The mayor of Los Angeles has set up a “justice fund” to help, among others, criminal illegal aliens fight deportation orders.
In an interview with Fox News Channel’s William La Jeunesse, Los Angeles Mayor Eric Garcetti announced he was creating the L.A. Justice Center with the goal of raising millions of dollars to provide legal assistance to immigrants facing deportation by Immigration and Customs Enforcement officials. The sanctuary city mayor made the move in advance of the inauguration of President Donald Trump.
“The reason it was important for us to act is we will have a change in government,” Garcetti said during a press conference. “We expect there could be actions right away.”
The change of which he speaks was Friday’s inauguration of President Trump. Trump has pledged to eliminate sanctuary cities, remove criminal aliens, and secure the nations borders
Garcetti claimed he established the fund to fight for the “good and law-abiding immigrants of Los Angeles.” However, when asked if he would exclude immigrants with criminal histories, he replied no, Fox News reported.
These are the kinds of actions being taken by many cities and other sanctuary jurisdictions to thumb their noses at federal immigration law. The action appears to be in direct violation with federal law that requires local and state jurisdictions to cooperate 100 percent of the time with immigration officials in order to receive federal funding, Breitbart Texas reported.
“99 percent is not good enough,” U.S. Representative John Culberson (R-TX) stated. “These jurisdictions must cooperate 100 percent in order to qualify for these DOJ grants. They must choose between protecting illegal aliens and receiving federal funds.”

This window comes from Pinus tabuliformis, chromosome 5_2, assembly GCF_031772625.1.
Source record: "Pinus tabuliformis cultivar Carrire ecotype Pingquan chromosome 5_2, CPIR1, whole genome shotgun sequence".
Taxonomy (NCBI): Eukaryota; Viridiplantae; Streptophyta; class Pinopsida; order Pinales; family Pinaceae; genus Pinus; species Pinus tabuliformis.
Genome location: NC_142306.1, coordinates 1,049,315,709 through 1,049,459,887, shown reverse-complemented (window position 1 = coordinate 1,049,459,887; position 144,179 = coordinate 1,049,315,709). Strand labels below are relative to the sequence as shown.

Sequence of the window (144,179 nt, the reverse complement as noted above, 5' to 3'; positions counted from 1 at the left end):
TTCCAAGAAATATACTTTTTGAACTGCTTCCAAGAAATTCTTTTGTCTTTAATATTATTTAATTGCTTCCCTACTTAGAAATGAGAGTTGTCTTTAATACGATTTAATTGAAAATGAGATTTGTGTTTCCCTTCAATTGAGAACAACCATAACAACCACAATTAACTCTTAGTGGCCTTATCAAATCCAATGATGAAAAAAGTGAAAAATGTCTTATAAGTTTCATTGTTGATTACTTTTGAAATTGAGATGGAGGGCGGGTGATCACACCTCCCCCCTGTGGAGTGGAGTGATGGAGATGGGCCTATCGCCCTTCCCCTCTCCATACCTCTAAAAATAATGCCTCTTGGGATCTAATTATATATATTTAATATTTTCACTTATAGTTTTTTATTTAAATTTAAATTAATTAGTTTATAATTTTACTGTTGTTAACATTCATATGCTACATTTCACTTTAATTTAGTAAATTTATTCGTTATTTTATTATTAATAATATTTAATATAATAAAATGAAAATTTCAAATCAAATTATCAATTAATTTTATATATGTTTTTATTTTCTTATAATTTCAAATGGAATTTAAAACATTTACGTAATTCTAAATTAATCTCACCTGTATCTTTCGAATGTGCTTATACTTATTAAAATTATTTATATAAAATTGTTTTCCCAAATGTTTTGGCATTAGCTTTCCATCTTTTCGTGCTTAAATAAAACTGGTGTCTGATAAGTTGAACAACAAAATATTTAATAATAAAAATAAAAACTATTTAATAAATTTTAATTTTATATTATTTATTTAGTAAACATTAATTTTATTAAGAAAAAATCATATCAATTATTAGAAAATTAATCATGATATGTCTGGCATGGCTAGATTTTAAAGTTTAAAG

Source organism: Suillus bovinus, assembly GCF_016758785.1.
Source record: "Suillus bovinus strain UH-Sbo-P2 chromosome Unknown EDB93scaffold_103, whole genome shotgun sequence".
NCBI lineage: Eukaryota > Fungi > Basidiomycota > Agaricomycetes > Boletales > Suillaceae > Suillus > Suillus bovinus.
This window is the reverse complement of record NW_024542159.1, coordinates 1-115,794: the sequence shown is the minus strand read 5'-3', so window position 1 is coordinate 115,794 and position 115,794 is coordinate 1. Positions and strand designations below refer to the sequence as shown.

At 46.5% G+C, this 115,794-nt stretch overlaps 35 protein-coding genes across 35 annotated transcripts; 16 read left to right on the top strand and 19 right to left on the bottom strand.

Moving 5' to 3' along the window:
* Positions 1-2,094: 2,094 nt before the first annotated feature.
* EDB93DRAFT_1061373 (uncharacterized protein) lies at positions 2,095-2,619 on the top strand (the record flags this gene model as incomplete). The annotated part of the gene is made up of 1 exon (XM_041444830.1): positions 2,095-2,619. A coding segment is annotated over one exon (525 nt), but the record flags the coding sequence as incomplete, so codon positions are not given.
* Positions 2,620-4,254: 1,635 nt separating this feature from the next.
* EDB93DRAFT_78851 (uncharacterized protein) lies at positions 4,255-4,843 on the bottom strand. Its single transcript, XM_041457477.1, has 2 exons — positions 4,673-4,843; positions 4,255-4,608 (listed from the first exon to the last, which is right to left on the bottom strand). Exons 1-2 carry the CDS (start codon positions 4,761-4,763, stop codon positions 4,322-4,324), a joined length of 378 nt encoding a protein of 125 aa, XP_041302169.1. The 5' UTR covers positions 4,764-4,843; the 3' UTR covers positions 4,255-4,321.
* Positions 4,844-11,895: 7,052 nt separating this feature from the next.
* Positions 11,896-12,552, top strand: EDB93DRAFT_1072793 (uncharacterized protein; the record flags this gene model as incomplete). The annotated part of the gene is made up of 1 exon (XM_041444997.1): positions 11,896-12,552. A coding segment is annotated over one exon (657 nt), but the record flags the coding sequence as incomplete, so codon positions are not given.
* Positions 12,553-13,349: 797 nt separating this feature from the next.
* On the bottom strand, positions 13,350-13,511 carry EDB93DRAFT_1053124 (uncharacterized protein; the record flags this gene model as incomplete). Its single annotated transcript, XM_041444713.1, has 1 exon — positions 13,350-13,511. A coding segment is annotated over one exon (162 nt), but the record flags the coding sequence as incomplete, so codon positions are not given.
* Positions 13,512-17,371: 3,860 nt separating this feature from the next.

The law Culberson refers to is 8 U.S.C. § 1373.
Section 1373 states in relevant part:
(a) In General. Notwithstanding any other provision of Federal, State, or local law, a Federal, State, or local government entity or official may not prohibit, or in any way restrict, any· government entity or official from sending to, or receiving from, the Immigration and Naturalization Service information regarding the citizenship or immigration status, lawful or unlawful, of any individual.
(b) Additional authority of government entities. Notwithstanding any other provision of Federal, State, or local law, no person or agency may prohibit, or in any way restrict, a Federal, State, or local government entity from doing any of the following with respect to information regarding the immigration status, lawful or unlawful, of any individual:
( 1) Sending such information to, or requesting or receiving such information from, the Immigration and Naturalization Service.
(2) Maintaining such information.
(3) Exchanging such information with any other Federal, State, or local government entity.
Throughout 2016, Culberson worked with the Department of Justice to enforce the law. The Attorney General’s Office of Inspector General went to work on a list of more than 300 sanctuary jurisdictions and certified the top 10 non-compliant jurisdictions–a step required for the DOJ to cut federal law enforcement grants.
Los Angeles, and the entire State of California, were certified as not being in compliance and were notified they will not be eligible to apply for grants this fiscal year unless they change their sanctuary policies. The move by the DOJ could cost the State of California more than $132 million in federal grants this year alone.
“It is not just future funds that are at risk for these sanctuary jurisdictions,” Culberson, who chairs the House Ways and Means Subcommittee on Commerce, Justice, and Science, explained . “The DOJ can force them to reimburse funds received from these grant programs in the past. This means, the State of California could be forced to repay the more than $3 billion in grants received over the past 10 years.”